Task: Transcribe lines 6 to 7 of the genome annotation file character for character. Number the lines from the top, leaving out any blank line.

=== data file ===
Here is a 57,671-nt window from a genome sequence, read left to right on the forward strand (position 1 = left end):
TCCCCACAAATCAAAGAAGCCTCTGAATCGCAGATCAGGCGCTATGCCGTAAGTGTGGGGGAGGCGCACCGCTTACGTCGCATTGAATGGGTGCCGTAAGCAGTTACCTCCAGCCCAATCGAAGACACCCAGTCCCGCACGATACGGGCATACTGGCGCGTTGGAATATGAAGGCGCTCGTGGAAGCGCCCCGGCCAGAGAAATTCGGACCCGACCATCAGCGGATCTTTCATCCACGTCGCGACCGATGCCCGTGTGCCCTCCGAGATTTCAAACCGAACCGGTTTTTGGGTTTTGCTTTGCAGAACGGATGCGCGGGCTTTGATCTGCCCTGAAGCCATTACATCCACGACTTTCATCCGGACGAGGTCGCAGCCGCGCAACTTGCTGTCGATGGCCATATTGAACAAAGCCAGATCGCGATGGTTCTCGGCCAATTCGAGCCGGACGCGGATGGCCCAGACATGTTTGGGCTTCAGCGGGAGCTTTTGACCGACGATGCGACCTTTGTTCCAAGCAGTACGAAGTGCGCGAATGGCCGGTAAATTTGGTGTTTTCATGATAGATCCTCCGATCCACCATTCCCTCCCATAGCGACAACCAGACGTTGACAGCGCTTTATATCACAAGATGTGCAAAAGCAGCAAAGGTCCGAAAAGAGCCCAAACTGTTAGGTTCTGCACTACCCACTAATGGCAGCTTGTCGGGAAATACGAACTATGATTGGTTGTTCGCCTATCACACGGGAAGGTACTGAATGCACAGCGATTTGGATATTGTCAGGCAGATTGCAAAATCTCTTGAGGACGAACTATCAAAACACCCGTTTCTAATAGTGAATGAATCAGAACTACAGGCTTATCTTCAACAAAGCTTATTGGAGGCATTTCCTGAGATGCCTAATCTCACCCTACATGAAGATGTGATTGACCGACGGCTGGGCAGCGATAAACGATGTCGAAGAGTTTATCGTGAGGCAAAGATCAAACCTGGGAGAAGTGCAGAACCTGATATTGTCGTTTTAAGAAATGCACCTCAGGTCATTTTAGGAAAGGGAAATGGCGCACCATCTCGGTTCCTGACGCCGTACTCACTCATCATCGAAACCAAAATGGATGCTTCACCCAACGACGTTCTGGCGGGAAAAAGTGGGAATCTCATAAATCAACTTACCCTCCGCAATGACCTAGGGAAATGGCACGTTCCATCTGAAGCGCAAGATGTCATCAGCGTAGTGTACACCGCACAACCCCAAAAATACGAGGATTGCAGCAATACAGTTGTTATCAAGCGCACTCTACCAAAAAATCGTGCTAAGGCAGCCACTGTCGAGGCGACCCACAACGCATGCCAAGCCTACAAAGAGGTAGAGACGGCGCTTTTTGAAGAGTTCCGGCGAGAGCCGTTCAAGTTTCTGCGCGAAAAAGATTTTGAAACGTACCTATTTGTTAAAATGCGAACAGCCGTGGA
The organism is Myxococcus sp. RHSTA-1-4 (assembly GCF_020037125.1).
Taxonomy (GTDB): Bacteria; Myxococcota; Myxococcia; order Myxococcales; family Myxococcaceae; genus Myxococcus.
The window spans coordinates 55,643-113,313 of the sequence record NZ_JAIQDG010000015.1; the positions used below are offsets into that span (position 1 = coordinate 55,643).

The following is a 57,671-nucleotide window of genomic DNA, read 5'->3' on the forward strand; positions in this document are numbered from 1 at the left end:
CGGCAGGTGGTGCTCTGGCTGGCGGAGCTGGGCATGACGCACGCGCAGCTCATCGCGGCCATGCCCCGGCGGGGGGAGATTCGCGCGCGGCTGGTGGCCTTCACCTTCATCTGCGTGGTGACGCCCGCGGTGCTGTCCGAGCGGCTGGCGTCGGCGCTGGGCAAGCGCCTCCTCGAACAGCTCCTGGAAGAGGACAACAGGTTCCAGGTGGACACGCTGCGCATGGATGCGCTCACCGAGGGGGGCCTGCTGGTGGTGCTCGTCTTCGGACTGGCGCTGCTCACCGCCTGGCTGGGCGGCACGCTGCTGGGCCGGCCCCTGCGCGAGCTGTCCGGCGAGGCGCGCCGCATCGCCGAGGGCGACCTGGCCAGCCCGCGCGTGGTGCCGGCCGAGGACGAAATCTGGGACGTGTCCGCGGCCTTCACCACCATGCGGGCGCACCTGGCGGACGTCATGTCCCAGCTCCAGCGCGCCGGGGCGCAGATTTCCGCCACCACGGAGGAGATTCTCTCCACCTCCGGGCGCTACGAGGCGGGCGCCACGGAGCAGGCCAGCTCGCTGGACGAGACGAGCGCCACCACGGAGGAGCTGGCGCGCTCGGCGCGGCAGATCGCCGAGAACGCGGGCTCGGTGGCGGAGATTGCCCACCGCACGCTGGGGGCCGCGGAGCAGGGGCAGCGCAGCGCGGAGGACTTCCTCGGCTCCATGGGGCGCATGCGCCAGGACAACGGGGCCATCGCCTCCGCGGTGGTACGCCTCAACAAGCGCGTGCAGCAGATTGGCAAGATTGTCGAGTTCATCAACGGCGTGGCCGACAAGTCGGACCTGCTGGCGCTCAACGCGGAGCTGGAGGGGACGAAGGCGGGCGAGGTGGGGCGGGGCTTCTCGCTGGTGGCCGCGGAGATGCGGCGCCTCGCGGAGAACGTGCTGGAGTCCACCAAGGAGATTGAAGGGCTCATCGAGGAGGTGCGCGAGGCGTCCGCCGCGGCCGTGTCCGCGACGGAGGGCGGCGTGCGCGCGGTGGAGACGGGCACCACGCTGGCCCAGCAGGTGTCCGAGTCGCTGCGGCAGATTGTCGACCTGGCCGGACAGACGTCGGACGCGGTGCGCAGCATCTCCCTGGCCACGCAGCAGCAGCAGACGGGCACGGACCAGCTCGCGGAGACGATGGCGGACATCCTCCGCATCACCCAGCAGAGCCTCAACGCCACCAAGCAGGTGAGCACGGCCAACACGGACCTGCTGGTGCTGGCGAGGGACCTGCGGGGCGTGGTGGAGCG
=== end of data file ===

The following is a 57,671-nucleotide window of genomic DNA, read 5'->3' on the forward strand; positions in this document are numbered from 1 at the left end:
CGGCAGGTGGTGCTCTGGCTGGCGGAGCTGGGCATGACGCACGCGCAGCTCATCGCGGCCATGCCCCGGCGGGGGGAGATTCGCGCGCGGCTGGTGGCCTTCACCTTCATCTGCGTGGTGACGCCCGCGGTGCTGTCCGAGCGGCTGGCGTCGGCGCTGGGCAAGCGCCTCCTCGAACAGCTCCTGGAAGAGGACAACAGGTTCCAGGTGGACACGCTGCGCATGGATGCGCTCACCGAGGGGGGCCTGCTGGTGGTGCTCGTCTTCGGACTGGCGCTGCTCACCGCCTGGCTGGGCGGCACGCTGCTGGGCCGGCCCCTGCGCGAGCTGTCCGGCGAGGCGCGCCGCATCGCCGAGGGCGACCTGGCCAGCCCGCGCGTGGTGCCGGCCGAGGACGAAATCTGGGACGTGTCCGCGGCCTTCACCACCATGCGGGCGCACCTGGCGGACGTCATGTCCCAGCTCCAGCGCGCCGGGGCGCAGATTTCCGCCACCACGGAGGAGATTCTCTCCACCTCCGGGCGCTACGAGGCGGGCGCCACGGAGCAGGCCAGCTCGCTGGACGAGACGAGCGCCACCACGGAGGAGCTGGCGCGCTCGGCGCGGCAGATCGCCGAGAACGCGGGCTCGGTGGCGGAGATTGCCCACCGCACGCTGGGGGCCGCGGAGCAGGGGCAGCGCAGCGCGGAGGACTTCCTCGGCTCCATGGGGCGCATGCGCCAGGACAACGGGGCCATCGCCTCCGCGGTGGTACGCCTCAACAAGCGCGTGCAGCAGATTGGCAAGATTGTCGAGTTCATCAACGGCGTGGCCGACAAGTCGGACCTGCTGGCGCTCAACGCGGAGCTGGAGGGGACGAAGGCGGGCGAGGTGGGGCGGGGCTTCTCGCTGGTGGCCGCGGAGATGCGGCGCCTCGCGGAGAACGTGCTGGAGTCCACCAAGGAGATTGAAGGGCTCATCGAGGAGGTGCGCGAGGCGTCCGCCGCGGCCGTGTCCGCGACGGAGGGCGGCGTGCGCGCGGTGGAGACGGGCACCACGCTGGCCCAGCAGGTGTCCGAGTCGCTGCGGCAGATTGTCGACCTGGCCGGACAGACGTCGGACGCGGTGCGCAGCATCTCCCTGGCCACGCAGCAGCAGCAGACGGGCACGGACCAGCTCGCGGAGACGATGGCGGACATCCTCCGCATCACCCAGCAGAGCCTCAACGCCACCAAGCAGGTGAGCACGGCCAACACGGACCTGCTGGTGCTGGCGAGGGACCTGCGGGGCGTGGTGGAGCG